Understanding the various system warranties offered when buying solar panels, inverters, or racking is essential. The primary warranty is the product warranty, which covers manufacturing and material flaws that impair component functionality.
Some manufacturers even provide a 40-year warranty, which might be for 12, 15, or 25 years. The panels' output is covered under the performance warranty, but claiming it can be challenging.
The workmanship warranty covers the equipment installation, with a minimum of five years being advised. Understanding all warranty terms and conditions is crucial, considering the manufacturer's track record in the Australian market and any labour or shipping expenses.
What warranties should I look for when purchasing panels and inverters?
Several different solar warranties are available when you purchase a panel, an inverter, or even the racking. If you are looking to move house and are wondering what is going to happen with the deposit on your panels, refer to the guide here:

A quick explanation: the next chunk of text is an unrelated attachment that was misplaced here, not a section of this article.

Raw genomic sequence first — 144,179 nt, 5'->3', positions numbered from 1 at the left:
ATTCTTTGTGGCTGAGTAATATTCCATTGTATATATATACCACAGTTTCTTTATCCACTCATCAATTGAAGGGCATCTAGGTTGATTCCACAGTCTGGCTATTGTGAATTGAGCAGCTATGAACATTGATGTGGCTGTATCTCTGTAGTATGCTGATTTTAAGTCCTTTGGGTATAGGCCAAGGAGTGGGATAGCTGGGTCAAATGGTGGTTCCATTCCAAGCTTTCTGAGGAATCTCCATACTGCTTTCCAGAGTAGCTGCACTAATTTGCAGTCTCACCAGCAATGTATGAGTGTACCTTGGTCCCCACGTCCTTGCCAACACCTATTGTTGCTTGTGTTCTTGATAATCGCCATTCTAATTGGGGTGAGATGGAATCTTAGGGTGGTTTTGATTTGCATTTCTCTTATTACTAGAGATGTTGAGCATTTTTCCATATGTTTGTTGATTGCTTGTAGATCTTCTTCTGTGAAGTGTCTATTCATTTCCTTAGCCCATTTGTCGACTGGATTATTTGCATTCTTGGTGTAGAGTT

The Product Warranty
The first one is called the product warranty; the main one should look for. The product warranty for panels can be 12, 15, or 25 years. There is now a brand offering even 40 years, but 15 to 25 years will cover most of them.
Now I would discount the 40 years as a must-have. This is because solar technology in 25 years would possibly mean you are more likely to replace the system anyway.
The Performance Warranty
The 2nd solar warranty available on a panel is called a performance warranty, I have issues with this warranty, and I would value it less because it’s tough for anyone to claim it.
The Workmanship Warranty
Then the final solar warranty on offer in a solar system is the workmanship warranty. The workmanship warranty ensures that the installer correctly installs the switches and panels, preventing them from falling off. It also guarantees that the racking and rails are securely in place, eliminating any rattling or movement. This is the warranty from the company that has installed the equipment. It covers the work that the installer has performed.
A good solid company should give you a minimum of a 5-year workmanship warranty. Many companies offer a 7-year one.
Be careful of a 12 or 15-year workmanship warranty. Unfortunately, some companies decide not to be in the industry for a long time and only want to be there for 2 or 3 years. They then sell as much as possible. Then they close the shop and leave the after-sales service to someone else.
They can give you a 15-year installation workmanship warranty without hesitation because they know they will never be around to honour it. So a very extended workmanship warranty can be a red flag.